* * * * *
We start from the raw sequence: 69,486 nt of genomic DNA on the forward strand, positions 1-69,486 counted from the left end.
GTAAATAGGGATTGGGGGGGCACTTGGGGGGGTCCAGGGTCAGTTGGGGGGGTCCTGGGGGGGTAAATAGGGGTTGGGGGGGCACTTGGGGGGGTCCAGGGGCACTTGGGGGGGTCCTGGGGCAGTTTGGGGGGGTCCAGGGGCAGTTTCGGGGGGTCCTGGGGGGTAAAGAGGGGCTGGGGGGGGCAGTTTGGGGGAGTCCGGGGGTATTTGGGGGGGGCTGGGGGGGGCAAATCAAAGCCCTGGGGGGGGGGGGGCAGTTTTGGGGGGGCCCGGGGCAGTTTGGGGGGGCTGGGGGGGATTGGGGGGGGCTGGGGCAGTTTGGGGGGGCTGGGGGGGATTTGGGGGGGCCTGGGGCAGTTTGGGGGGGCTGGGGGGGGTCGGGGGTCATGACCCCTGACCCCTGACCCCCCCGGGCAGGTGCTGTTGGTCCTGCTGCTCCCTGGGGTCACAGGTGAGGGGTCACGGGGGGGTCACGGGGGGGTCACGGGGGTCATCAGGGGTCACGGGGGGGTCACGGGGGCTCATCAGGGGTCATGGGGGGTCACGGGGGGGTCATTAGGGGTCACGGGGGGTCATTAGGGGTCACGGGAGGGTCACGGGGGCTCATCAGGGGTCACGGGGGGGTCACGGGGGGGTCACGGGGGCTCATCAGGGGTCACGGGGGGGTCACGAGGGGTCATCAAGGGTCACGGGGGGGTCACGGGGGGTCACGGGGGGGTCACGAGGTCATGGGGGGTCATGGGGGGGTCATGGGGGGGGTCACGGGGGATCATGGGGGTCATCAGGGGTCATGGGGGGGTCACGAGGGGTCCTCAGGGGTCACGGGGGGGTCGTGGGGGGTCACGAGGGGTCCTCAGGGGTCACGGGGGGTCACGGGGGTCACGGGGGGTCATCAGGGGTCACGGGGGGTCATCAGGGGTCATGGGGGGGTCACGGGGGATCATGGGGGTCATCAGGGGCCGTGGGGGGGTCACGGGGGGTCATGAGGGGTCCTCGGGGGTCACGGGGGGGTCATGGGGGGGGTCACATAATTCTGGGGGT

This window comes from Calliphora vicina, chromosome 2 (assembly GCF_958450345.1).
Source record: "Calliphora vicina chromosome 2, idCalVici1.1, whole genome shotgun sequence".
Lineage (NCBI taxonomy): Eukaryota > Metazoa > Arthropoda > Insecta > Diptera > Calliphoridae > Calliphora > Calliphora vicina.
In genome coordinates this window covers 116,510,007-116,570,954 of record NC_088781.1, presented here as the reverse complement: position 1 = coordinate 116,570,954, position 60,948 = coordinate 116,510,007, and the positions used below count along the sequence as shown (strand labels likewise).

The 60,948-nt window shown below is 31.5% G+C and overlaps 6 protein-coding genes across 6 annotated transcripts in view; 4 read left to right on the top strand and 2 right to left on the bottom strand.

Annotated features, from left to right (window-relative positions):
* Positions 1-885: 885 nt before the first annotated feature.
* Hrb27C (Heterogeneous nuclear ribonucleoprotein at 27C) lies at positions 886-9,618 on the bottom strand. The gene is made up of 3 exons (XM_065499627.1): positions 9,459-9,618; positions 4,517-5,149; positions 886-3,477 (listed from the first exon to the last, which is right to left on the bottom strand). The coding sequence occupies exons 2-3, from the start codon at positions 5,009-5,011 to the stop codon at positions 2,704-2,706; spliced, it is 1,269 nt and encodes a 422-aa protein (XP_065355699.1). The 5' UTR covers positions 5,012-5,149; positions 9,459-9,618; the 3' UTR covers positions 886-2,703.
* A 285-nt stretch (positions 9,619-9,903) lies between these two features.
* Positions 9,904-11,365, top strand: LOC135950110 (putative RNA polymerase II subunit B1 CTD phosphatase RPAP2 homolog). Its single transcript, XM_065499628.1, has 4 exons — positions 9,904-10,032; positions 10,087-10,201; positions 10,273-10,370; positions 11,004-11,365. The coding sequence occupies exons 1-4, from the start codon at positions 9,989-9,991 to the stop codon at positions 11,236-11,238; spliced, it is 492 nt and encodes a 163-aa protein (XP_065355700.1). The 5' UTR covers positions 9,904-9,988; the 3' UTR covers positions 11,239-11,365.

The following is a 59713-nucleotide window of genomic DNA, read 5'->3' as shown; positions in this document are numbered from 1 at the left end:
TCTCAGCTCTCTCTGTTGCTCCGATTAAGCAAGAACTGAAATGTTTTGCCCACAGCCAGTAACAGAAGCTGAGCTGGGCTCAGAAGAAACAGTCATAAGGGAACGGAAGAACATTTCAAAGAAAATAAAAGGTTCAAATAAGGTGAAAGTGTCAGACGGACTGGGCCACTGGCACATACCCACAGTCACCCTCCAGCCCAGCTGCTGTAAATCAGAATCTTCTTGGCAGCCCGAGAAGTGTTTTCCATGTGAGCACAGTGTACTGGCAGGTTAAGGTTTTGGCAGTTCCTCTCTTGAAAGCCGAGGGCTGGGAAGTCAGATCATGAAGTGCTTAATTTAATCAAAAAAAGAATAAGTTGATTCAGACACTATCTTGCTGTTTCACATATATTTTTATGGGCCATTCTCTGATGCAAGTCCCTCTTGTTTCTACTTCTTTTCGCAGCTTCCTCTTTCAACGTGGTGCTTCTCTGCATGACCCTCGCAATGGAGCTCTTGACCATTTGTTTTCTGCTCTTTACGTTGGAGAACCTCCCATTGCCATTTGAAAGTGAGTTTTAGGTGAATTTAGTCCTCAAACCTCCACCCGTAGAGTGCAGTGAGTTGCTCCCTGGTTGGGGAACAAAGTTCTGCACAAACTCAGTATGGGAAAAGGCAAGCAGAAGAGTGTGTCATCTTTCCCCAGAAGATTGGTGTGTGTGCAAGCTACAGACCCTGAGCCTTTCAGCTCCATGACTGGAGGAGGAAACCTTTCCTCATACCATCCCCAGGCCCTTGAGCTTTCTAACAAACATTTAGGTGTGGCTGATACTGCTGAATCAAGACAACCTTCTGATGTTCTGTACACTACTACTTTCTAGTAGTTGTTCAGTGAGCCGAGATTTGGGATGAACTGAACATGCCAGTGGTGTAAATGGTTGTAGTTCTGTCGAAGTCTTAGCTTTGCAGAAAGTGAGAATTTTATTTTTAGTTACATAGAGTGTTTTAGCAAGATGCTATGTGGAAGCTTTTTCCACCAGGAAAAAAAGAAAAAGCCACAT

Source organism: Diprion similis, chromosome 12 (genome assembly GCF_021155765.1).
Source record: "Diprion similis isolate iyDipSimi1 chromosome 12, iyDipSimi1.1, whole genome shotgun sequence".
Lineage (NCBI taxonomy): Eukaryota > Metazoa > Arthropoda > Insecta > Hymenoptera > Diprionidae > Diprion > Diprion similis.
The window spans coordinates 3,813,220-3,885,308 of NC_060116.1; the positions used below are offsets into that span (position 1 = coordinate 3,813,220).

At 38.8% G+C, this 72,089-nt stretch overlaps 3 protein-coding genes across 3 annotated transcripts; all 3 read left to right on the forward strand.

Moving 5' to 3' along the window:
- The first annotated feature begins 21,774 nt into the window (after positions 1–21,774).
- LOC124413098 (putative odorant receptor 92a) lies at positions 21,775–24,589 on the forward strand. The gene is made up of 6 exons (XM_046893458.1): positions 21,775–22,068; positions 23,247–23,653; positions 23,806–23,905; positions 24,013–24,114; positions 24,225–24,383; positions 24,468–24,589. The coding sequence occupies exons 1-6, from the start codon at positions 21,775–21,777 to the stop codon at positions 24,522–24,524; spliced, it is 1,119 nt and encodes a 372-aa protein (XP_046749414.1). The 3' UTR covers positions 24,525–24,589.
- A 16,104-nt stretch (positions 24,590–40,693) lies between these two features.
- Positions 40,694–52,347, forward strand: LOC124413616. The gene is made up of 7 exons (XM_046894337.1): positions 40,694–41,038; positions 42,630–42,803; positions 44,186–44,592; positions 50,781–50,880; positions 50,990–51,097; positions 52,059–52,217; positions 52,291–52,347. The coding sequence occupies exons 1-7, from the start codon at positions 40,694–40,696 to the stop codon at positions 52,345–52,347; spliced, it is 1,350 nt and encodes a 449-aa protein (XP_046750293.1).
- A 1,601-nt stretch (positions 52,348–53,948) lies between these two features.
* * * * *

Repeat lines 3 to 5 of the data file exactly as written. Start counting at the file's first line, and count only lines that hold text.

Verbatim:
This window comes from Calliphora vicina, chromosome 2 (assembly GCF_958450345.1).
Source record: "Calliphora vicina chromosome 2, idCalVici1.1, whole genome shotgun sequence".
Lineage (NCBI taxonomy): Eukaryota > Metazoa > Arthropoda > Insecta > Diptera > Calliphoridae > Calliphora > Calliphora vicina.